Apple saves its chips with multi-year Arm IP deal

If you had any remaining doubt about Apple’s long-term plans for processor development, you should note the significance of a newly revealed chip technology deal the company has reached with Arm. The deal extends beyond 2040.

Arm docs reveal Apple deal

News of the deal was included in documents filed by Arm ahead of its $52 billion initial public offering (IPO). “We have entered into a new long-term agreement with Apple that extends beyond 2040, continuing our longstanding relationship of collaboration with Apple and Apples access to the Arm architecture,” the SEC filing said.

Apple and Arm have a relationship that extends back to the formation of the latter company to create chips for the Apple Newton in 1993. Arm now develops the reference chips used inside most of the world’s smartphones. That tech is then licensed to others, and in the case of Apple forms the core from which that company’s own chip designers build their processors.

Apple is among a group of companies to have agreed to invest a total of $735 million in the IPO. Others include AMD, Cadence Design Systems, Google, Intel, MediaTek, Nvidia, Samsung, Synopsys, and TSMC.

What’s at stake?

Apple reached the deal with Arm to protect its own interests as the latter company begins its IPO. Apple licenses the processor designs created by ARM, and then tweaks those intellectual properties with its own technologies to create the processors used inside iPhones, iPads, Macs, and other Apple products.

Apple’s implementations of these chips, coupled with its hardware and software designs, are what give its products a competitive edge.

However, once the IPO has taken place, Apple needs to ensure it still has access to that IP. The multi-year deal with Arm helps guarantee that.

What this means

Apple has built a coterie of unique products on the back of Arm chips. The decision to reach a long-term agreement with the company represents a deep commitment to continue doing so.

As it stands, the deal extends through the next 17-years, which means anyone purchasing an Apple device, and certainly anyone developing solutions for the Apple ecosystem, can now be reasonably sure of what processors they need to support in the long-term. The commitment provides security to Apple’s product and processor design teams, but also represents the company’s commitment to its processor designs.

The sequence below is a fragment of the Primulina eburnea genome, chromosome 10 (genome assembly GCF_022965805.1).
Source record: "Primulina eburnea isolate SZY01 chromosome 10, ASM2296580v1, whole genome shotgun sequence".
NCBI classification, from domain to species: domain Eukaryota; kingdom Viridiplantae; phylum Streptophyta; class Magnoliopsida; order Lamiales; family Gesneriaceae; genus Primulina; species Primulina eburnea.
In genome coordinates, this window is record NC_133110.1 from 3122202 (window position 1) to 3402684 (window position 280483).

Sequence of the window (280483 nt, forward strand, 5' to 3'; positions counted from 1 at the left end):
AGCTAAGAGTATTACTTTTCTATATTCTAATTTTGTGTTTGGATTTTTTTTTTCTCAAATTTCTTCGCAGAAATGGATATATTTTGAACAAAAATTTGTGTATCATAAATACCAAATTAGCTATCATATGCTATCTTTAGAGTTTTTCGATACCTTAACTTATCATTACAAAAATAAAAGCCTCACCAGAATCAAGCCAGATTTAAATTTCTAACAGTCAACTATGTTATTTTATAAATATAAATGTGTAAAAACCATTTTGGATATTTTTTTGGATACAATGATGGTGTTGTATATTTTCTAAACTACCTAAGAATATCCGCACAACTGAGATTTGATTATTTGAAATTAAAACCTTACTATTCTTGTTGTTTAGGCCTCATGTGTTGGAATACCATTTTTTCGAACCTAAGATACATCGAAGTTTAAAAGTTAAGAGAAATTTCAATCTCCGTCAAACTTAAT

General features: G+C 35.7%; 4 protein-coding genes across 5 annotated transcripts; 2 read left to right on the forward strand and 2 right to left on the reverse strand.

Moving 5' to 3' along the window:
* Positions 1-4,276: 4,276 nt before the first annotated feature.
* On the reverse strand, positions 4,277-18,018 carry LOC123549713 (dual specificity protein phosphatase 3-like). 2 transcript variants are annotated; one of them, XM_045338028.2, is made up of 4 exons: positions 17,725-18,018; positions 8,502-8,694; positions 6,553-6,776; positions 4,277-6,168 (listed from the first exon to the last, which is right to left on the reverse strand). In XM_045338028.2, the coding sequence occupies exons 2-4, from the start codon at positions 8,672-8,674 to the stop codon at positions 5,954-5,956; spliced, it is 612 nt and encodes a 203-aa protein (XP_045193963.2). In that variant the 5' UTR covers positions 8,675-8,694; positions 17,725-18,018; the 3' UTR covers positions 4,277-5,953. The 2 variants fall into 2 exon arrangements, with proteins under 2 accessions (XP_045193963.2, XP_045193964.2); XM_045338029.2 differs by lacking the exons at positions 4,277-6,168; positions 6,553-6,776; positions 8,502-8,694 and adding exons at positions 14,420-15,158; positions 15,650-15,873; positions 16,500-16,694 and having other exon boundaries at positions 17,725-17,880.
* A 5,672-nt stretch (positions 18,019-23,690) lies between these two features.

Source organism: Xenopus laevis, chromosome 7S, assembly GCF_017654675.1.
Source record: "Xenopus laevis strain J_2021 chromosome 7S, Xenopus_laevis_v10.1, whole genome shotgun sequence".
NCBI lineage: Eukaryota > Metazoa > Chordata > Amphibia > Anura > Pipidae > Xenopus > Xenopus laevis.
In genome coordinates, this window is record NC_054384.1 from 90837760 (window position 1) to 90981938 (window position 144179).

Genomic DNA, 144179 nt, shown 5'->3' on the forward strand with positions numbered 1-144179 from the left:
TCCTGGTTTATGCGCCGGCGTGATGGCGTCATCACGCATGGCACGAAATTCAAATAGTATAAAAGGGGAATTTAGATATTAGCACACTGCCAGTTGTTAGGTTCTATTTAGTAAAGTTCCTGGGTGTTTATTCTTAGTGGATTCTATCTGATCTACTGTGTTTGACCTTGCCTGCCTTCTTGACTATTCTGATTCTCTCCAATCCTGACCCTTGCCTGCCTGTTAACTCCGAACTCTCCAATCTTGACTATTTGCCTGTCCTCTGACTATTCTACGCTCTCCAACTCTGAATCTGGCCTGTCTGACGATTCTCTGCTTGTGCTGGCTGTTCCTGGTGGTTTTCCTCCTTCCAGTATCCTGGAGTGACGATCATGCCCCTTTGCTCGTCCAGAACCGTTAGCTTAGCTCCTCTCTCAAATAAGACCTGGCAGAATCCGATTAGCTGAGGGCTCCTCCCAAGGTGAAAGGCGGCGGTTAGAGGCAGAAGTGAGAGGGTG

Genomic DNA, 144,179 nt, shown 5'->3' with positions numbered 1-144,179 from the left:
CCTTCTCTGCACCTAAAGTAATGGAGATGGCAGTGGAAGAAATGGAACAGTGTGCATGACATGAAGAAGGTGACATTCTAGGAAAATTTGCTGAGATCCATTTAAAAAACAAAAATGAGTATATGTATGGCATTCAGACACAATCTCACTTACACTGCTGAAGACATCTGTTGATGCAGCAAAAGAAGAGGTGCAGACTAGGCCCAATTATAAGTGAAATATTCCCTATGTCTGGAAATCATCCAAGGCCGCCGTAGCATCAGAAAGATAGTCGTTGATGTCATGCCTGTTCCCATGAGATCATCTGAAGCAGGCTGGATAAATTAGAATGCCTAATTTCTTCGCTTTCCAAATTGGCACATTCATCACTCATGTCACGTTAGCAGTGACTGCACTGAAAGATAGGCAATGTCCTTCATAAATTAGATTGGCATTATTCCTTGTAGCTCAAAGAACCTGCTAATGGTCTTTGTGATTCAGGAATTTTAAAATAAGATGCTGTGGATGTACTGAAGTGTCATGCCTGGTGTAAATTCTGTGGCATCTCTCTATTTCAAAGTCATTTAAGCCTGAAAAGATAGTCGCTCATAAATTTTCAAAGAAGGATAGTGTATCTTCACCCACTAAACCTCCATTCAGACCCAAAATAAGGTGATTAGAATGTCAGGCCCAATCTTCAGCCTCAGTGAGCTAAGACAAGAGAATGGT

Chips with everything

Apple has prioritized innovation in its chip designs ever since the acquisition of PA Semi in 2008. The company’s silicon development teams are now led by Johny Srouji, senior vice president for hardware technologies, who also led development of Apple’s first self-designed system-on-chip, the A4 processor used in the iPhone 4.

That chip really helped the iPhone pull ahead of competitors in terms of computational performance for low power draw, and those two talents still characterize Apple Silicon across all its devices today.

Of course, processors based on Arm reference designs now drive Macs as well as iPhones. As of now, the company is expected to vault ahead of most in the industry with the introduction of the world’s first 3nm chips inside mass market computers in the form of the M3 family.

In other recent news, it looks increasingly likely Apple seeks to weave 5G networking within future chip designs, which should (at least in theory) improve data throughput and connectivity. We live in hope.

What comes next?

News that Apple has secured Arm’s IP for the next decade-plus should reassure the company’s own internal customers working on future products. It secures critical component infrastructure.

For external customers, including developers, the news secures the future road map for development while underscoring Apple’s commitment to forging a unique competitive position in terms of future software and product design.

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Copyright © 2023 IDG Communications, Inc.


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